History of the Metropolitan Police
Sir Robert Peel
Home Secretary and founder of the Metropolitan Police. Born in Bury, Lancashire, and educated at Harrow and Oxford. MP for Cashel, 1809, Under-Secretary for War and the Colonies 1810-12. Chief Secretary for Ireland 1812-18. MP for Oxford University 1817. Home Secretary 1822-7. Home Secretary and Leader of the House of Commons 1828-30. Prime Minister 1834-5 and 1841-6. As Home Secretary in 1822 he set up a select committee to consider the state of the existing police offices, watchmen, constables and Bow Street Patrols, and began to contemplate some form of centralisation.
By 1826 he was outlining a plan for six police districts to cover a 16 km (10 mile) radius from St Paul's, excluding the City of London. In 1828 (with a Prime Minister sympathetic to the idea of a disciplined quasi-military police force in London) he began drafting the Metropolitan Police Bill of 1829. He appointed Col. Charles Rowan and Richard Mayne to establish the force as much as they saw fit. On 20 July he approved the establishment of a force of 895 constables, 88 sergeants, 20 inspectors and 8 superintendents.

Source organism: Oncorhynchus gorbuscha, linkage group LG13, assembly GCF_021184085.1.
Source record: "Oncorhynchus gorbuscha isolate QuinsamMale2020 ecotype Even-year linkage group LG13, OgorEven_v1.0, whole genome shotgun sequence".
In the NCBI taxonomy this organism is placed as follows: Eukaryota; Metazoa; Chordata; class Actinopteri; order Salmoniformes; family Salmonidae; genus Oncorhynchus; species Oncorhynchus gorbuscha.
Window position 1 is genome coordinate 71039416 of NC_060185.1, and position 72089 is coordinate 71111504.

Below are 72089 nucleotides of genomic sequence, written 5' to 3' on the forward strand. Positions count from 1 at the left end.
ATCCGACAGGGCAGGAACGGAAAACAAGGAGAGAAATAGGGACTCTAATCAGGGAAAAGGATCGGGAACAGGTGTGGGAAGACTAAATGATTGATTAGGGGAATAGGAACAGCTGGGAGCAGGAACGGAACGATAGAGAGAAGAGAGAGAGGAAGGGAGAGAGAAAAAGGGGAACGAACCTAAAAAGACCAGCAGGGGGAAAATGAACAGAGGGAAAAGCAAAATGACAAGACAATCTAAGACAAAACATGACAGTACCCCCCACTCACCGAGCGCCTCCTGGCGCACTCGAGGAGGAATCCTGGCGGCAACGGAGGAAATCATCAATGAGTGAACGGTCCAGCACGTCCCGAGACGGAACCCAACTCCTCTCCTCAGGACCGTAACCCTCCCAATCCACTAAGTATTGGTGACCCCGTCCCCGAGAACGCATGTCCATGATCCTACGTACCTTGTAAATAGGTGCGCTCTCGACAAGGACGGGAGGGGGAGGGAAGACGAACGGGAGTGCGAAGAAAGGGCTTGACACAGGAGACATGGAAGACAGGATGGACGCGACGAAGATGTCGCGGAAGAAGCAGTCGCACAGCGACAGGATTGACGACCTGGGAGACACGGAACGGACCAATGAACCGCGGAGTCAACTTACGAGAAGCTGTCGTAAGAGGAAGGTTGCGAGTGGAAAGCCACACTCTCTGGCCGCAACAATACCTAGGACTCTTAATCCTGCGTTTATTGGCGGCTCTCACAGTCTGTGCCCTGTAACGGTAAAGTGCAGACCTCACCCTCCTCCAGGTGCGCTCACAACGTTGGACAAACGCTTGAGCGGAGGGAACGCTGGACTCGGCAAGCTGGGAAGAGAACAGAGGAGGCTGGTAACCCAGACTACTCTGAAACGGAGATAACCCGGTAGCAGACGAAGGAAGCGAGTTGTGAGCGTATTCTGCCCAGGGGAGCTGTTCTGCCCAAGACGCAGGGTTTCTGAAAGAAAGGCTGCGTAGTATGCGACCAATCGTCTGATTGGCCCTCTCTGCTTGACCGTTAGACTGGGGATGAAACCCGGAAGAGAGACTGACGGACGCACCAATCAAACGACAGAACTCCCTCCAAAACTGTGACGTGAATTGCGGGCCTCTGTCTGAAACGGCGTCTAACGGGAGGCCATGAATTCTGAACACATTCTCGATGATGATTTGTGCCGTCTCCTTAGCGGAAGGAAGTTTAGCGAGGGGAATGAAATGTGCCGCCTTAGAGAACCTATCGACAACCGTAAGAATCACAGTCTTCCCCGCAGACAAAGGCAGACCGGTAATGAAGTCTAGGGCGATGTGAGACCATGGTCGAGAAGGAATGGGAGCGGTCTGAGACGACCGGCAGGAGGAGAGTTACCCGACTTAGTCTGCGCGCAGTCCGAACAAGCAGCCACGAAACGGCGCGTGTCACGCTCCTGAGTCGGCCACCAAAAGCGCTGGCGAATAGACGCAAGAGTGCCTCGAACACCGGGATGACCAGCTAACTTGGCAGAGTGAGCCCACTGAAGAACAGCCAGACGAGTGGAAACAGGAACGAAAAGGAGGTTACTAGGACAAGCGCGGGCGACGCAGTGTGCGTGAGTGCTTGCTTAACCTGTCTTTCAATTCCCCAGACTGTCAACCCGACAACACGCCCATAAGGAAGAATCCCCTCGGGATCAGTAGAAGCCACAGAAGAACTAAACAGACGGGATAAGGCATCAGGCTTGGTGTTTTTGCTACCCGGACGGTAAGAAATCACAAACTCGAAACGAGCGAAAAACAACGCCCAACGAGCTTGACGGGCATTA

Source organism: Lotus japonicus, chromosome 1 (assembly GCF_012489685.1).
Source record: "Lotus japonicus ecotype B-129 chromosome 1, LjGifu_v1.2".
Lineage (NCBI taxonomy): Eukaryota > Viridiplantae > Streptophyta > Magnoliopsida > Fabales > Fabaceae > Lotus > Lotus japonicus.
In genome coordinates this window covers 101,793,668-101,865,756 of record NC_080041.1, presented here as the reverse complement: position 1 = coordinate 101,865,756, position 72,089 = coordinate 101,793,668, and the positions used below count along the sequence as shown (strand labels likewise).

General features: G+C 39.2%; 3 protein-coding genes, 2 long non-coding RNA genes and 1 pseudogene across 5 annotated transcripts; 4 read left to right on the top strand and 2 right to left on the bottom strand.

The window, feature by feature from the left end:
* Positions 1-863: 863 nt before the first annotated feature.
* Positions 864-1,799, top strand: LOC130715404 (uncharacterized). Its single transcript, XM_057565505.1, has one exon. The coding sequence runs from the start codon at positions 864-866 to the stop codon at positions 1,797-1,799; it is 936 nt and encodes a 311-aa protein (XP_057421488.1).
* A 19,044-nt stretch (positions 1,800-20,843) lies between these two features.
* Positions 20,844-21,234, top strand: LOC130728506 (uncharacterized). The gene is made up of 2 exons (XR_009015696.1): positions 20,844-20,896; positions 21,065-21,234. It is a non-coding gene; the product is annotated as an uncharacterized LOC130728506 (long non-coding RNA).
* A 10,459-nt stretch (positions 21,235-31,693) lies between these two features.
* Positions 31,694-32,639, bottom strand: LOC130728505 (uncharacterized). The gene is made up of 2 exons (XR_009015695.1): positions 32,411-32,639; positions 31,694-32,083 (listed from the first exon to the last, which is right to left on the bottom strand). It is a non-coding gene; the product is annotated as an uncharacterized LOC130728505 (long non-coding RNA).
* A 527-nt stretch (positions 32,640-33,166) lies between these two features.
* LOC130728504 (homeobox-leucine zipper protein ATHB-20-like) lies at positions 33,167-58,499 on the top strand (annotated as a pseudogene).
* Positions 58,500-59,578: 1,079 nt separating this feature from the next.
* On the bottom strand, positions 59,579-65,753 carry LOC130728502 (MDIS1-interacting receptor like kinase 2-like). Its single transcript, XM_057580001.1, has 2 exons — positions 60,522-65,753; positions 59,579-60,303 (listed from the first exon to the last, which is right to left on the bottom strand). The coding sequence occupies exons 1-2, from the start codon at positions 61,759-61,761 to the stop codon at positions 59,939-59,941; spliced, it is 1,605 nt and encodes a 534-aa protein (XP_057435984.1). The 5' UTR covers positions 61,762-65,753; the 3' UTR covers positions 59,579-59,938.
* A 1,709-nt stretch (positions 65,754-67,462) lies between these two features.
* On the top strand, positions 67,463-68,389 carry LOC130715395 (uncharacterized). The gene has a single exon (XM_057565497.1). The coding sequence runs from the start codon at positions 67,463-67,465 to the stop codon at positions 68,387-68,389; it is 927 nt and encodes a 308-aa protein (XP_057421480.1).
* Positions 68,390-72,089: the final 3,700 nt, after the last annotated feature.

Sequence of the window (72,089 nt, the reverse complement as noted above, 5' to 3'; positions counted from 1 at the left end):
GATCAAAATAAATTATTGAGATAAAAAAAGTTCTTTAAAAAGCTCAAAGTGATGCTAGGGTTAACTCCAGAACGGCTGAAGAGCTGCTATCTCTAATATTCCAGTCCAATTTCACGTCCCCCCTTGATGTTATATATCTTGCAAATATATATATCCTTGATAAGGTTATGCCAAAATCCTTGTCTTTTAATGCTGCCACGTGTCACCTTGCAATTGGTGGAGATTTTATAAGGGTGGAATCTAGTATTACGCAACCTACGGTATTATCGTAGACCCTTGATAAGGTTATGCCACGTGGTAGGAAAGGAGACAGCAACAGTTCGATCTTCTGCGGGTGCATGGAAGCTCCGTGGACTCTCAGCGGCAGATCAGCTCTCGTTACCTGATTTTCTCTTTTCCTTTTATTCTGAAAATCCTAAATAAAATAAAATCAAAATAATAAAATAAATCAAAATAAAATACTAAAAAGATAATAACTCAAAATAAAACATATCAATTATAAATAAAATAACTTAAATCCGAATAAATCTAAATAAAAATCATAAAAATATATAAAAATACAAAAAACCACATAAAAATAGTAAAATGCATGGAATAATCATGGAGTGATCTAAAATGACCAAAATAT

Sir Richard Mayne, Joint Commissioner Peel stressed that the principal duty of the police was to be crime prevention (rather than detection.) The nicknames 'Peelers' and 'Bobbies' were uncomplimentary results of his decision to make the force directly responsible to himself in the Home Office.
Peel's proposal that senior uniformed ranks should be filled from below and not brought in from the higher social classes has been followed to this day. Peel himself said that he accepted low pay for the men as he did not want any policeman feeling superior to the job or his colleagues. Sir Robert Peel is commemorated in the MPS by the training schools' names (first Peel House, now Peel Centre); by a bronze statue acquired by the Hendon training school in 1873 and by a marble bust displayed in the Historical Museum.